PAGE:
Peter Segall | Juneau Empire                                A special quarantine tent set up outside Bartlett Regional Hospital’s emergency room on March 30.

Peter Segall | Juneau Empire A special quarantine tent set up outside Bartlett Regional Hospital’s emergency room on March 30.

Bartlett Regional Hospital moves cautiously toward normalcy

Elective procedures are allowed again, but it’s not like flipping a switch

An earlier version of this article incorrectly stated Bartlett Regional Hospital performs roughly 200 procedures per day. The correct number is 200 per month. Hospital staff contacted the Empire to clarify that CFO Kevin Benson had made an error in his email. The article has been updated to reflect this change.

The state is working to roll back some of the health mandates issued in response to the COVID-19 pandemic and prompt economic activity.

The plan is to proceed cautiously, according to Gov. Mike Dunleavy, who at a press conference Wednesday announced health care facilities would soon be allowed to perform non-urgent procedures.

Under typical circumstances, Bartlett Regional Hospital averages about 200 procedures a month according to hospital CFO Kevin Benson, but because it’s a statistic that not routinely tracked, he wasn’t able to say how many of those procedures were “elective.”

In its mandate, the state describes elective or non-urgent procedures as ones that can be delayed without significant health risks to the patient. The state is lifting its mandate in phases, with the first part going into effect April 20. Health care providers will be able to resume services that require minimal protective equipment and follow certain guidelines, according to the text of the mandate.

On May 4, procedures that cannot be delayed beyond eight weeks will be allowed to resume, but social distancing and other preventative measures will remain.

When he issued the original mandate prohibiting elective procedures, Dunleavy said it was to preserve and increase the state’s stockpile of personal protective equipment, or PPE, such as latex gloves and face masks.

For hospitals, elective procedures are a large source of revenue.

“It is estimated the hospital is currently losing $4 million per month under the current scenario without performing elective procedures,” Benson wrote in an email. “While opening that mandate will reduce this loss, it will not eliminate monthly losses.”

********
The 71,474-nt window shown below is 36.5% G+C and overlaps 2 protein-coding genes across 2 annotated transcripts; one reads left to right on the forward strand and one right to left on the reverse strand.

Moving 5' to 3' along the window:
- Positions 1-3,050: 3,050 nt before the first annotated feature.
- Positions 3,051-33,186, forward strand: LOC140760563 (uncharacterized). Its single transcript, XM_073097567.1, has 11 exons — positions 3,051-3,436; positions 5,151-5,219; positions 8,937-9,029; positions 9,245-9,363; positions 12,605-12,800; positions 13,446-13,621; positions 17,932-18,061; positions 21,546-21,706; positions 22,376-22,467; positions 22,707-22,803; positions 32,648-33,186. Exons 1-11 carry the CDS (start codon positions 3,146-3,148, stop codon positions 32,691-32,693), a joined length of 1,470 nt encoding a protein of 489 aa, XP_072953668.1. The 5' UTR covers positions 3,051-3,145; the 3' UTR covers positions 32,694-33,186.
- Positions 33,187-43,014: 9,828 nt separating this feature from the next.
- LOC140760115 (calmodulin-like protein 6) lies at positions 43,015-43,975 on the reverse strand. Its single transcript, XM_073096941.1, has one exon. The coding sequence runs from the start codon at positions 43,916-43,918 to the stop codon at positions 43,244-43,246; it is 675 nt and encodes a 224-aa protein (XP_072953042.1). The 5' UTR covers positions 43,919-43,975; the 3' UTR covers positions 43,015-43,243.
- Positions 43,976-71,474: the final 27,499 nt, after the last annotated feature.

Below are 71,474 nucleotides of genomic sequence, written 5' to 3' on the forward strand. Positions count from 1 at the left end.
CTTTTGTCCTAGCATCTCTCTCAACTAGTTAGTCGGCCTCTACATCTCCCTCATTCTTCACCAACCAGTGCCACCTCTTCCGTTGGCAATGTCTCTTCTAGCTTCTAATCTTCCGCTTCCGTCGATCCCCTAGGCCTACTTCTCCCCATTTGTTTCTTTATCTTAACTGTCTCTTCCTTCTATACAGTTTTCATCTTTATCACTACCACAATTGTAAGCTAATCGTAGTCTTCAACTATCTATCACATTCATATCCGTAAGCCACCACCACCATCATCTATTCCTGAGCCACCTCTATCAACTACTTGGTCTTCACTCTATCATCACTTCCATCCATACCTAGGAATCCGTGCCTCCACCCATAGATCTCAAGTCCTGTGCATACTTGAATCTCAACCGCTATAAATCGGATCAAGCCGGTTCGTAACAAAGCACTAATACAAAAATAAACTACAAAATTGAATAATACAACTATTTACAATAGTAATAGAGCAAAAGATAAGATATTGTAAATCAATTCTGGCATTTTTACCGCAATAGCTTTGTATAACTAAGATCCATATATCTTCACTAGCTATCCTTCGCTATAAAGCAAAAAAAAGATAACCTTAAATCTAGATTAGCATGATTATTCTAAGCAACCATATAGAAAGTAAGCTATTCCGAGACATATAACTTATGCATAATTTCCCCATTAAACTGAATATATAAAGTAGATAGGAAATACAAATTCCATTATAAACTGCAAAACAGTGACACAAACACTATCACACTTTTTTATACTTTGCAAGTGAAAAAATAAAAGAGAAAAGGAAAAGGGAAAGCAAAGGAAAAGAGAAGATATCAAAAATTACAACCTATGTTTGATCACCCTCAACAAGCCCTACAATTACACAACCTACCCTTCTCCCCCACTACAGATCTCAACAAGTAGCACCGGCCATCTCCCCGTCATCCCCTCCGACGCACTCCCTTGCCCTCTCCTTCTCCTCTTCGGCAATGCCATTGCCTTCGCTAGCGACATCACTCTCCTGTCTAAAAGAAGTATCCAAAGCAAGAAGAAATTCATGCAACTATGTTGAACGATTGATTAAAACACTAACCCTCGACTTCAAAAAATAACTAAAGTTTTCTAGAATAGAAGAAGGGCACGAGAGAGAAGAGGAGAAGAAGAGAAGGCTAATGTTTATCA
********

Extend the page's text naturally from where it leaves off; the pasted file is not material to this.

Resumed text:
BRH was having a good year financially, Benson said, but to get the hospital back to a profitable position, more services such as the radiology lab would need to be opened.

Hospital staff is still discussing the best ways to accommodate patients, families and staff as BRH resumes somewhat normal business, according to Benson.

[State is stocking up on supplies, preparing for spike in cases]

“Changes are being discussed and have yet to be determined,” Benson said.

Dunleavy previously said the state needed to prepare for a sudden spike in cases. But Alaskans were doing a “pretty good job” at social distancing, Dunleavy said at a press conference in Anchorage Wednesday, and it was time to start opening certain sectors of the economy.

If a spike does come, one of the issues hospitals will face is not just the availability of PEE, but of staff. Reopening other parts of the hospital means assigning staff, and that could leave workers dealing with a spike in COVID-19 cases shorthanded.

“The surgery nursing staff is dedicated to that department due to the level of training required for surgery service,” Benson wrote. “However, the surgery nursing staff can supplement the nursing team taking care of COVID-19 patients and may be needed in that capacity.”

However the state’s mandate does allow for local communities to make decisions about their own capacity, said Bartlett CEO Chuck Bill.

The mandate according to Bill “specifies that each community must make the decision on how to prioritize based on local capacity for testing and available PPE, both of which are limited in Juneau at this time,” Bill wrote in an email. “This is a developing situation which will change and evolve rapidly.”

• Contact reporter Peter Segall at psegall@juneauempire.com. Follow him on Twitter at @SegallJnoEmpire.

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